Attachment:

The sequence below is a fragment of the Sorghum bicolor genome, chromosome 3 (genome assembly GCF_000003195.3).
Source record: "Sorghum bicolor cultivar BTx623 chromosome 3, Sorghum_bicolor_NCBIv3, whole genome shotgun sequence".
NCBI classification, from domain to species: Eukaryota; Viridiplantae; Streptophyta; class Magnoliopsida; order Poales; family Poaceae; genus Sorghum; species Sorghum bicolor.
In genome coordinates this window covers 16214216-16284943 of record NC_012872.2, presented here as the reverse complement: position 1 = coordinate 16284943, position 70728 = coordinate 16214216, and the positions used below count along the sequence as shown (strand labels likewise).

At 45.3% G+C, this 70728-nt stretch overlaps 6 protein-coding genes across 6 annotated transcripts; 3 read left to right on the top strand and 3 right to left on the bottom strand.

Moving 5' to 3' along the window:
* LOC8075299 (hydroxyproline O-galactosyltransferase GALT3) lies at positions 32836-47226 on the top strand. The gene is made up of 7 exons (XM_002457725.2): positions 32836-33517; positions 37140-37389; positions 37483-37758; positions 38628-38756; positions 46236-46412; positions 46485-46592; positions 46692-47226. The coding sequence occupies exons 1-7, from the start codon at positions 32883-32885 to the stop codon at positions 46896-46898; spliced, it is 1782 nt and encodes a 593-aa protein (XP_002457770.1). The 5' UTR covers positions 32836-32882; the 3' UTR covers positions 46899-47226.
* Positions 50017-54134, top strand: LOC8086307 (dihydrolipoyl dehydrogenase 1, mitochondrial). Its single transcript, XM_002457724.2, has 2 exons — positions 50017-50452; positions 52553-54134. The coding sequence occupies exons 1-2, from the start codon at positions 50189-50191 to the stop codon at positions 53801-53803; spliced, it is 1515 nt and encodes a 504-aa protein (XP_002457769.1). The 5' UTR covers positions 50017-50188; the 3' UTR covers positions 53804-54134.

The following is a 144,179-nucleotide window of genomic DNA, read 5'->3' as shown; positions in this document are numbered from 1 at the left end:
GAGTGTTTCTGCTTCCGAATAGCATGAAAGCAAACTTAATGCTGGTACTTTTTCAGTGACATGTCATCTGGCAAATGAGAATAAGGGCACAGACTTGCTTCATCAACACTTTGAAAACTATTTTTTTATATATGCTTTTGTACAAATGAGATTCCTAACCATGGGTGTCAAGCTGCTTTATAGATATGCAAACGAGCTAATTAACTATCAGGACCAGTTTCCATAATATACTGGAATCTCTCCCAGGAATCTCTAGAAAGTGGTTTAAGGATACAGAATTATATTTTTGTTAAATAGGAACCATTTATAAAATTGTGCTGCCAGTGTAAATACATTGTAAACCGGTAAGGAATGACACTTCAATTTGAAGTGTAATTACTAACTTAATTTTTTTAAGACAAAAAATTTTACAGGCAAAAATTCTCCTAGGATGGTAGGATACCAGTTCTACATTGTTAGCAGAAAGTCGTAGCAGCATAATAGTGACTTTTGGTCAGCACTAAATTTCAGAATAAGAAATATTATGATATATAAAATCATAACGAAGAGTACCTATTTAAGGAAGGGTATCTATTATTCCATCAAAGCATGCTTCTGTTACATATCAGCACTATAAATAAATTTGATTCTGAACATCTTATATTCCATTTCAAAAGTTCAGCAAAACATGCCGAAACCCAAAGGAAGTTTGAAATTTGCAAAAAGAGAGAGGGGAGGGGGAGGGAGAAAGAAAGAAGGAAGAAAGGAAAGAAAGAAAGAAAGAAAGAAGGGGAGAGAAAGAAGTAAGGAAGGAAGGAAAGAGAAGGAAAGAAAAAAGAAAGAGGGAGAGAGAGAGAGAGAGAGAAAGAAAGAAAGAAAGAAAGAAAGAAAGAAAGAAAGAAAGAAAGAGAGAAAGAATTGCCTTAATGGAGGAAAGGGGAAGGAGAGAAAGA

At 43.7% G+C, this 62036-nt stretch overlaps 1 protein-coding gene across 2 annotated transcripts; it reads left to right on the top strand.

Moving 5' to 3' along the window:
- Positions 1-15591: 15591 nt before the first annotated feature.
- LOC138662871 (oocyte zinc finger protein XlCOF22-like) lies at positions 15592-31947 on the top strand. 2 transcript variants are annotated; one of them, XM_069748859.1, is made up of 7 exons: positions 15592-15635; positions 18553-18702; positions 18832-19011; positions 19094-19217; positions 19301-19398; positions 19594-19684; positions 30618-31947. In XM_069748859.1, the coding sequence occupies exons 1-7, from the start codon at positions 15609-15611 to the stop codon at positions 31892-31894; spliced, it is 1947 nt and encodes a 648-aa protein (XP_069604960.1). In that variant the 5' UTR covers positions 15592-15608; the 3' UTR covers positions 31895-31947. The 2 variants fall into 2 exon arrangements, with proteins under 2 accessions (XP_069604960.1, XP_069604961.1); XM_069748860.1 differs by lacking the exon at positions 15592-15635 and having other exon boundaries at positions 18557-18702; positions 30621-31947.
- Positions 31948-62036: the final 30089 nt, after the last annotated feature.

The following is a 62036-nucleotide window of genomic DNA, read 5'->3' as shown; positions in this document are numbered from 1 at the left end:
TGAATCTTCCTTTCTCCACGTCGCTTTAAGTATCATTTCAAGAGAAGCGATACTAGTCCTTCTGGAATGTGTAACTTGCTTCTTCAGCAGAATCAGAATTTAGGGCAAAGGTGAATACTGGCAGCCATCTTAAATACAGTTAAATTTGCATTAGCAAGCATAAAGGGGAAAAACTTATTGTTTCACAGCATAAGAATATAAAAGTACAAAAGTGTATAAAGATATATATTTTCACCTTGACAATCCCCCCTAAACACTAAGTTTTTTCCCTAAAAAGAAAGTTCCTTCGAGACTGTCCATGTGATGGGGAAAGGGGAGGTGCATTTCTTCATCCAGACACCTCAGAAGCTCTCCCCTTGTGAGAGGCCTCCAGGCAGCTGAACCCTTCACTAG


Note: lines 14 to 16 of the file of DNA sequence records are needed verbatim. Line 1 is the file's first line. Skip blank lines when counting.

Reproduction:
- LOC138662871 (oocyte zinc finger protein XlCOF22-like) lies at positions 15592-31947 on the top strand. 2 transcript variants are annotated; one of them, XM_069748859.1, is made up of 7 exons: positions 15592-15635; positions 18553-18702; positions 18832-19011; positions 19094-19217; positions 19301-19398; positions 19594-19684; positions 30618-31947. In XM_069748859.1, the coding sequence occupies exons 1-7, from the start codon at positions 15609-15611 to the stop codon at positions 31892-31894; spliced, it is 1947 nt and encodes a 648-aa protein (XP_069604960.1). In that variant the 5' UTR covers positions 15592-15608; the 3' UTR covers positions 31895-31947. The 2 variants fall into 2 exon arrangements, with proteins under 2 accessions (XP_069604960.1, XP_069604961.1); XM_069748860.1 differs by lacking the exon at positions 15592-15635 and having other exon boundaries at positions 18557-18702; positions 30621-31947.
- Positions 31948-62036: the final 30089 nt, after the last annotated feature.

The following is a 62036-nucleotide window of genomic DNA, read 5'->3' as shown; positions in this document are numbered from 1 at the left end: